Hyundai Debuts New Connectivity Concept
- The Hyundai Connectivity Concept boosts the link between the car and the smartphone and is bound for production in 2015.
- A car can be locked and unlocked with the user's smartphone.
- The device activates the user's profile inside the car by streaming content to the touchscreen.
FRANKFURT, Germany — The Hyundai Connectivity Concept boosts the link between the car and the smartphone and is bound for production in 2015. What it means is that the traditional key fob is about to go the way of the rumble seat.
A car can be locked and unlocked with the user's smartphone. The user places his or her smartphone over an NFC tag, short for Near Field Communication, thus negating the need for a traditional key fob, explained the Korean automaker in a statement.
The technology was demonstrated on a Hyundai i30. Hyundai did not disclose pricing for the technology or say which of its vehicles would be the first to get it.
The device activates the user's profile inside the car by streaming content to the touchscreen, Hyundai noted.
"All user content such as music, phone contacts, radio station preferences and individual profile settings are displayed," said Hyundai in a statement. "In addition, the device's battery is recharged wirelessly while in use."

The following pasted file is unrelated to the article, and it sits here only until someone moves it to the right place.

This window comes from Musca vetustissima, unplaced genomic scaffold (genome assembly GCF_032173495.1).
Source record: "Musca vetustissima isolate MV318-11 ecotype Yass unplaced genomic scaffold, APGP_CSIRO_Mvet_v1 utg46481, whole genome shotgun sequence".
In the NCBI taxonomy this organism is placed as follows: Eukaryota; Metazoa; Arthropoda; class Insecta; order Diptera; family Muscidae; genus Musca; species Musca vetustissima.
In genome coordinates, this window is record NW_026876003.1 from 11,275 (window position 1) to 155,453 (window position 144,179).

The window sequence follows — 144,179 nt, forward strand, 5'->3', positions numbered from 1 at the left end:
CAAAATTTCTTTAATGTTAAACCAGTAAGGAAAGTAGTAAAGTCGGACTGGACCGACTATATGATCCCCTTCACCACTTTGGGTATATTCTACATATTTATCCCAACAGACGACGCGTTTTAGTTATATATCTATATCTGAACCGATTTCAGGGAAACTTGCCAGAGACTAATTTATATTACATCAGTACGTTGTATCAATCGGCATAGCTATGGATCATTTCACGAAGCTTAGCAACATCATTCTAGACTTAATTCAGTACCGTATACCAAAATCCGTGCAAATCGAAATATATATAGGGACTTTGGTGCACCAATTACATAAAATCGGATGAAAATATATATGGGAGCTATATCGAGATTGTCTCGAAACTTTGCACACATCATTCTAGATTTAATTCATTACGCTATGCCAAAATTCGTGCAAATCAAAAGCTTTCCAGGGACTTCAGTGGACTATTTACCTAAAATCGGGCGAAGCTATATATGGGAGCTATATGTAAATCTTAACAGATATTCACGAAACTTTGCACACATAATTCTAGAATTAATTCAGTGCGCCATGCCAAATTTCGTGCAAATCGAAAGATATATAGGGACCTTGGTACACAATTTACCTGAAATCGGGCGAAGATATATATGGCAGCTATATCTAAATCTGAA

The Connectivity Concept uses MirrorLink to wirelessly access and control personal content through the touchscreen, including navigation, Internet-based applications and multimedia.
As the technology develops, there will be capabilities to store a driver's favored seating positions and exterior mirror settings.
Automakers are in a race to heighten the connection between cars and user devices. Toyota recently debuted Qi wireless charging on its 2013 Toyota Avalon Limited.
Edmunds says: Sometimes the most intriguing auto concepts don't have four wheels.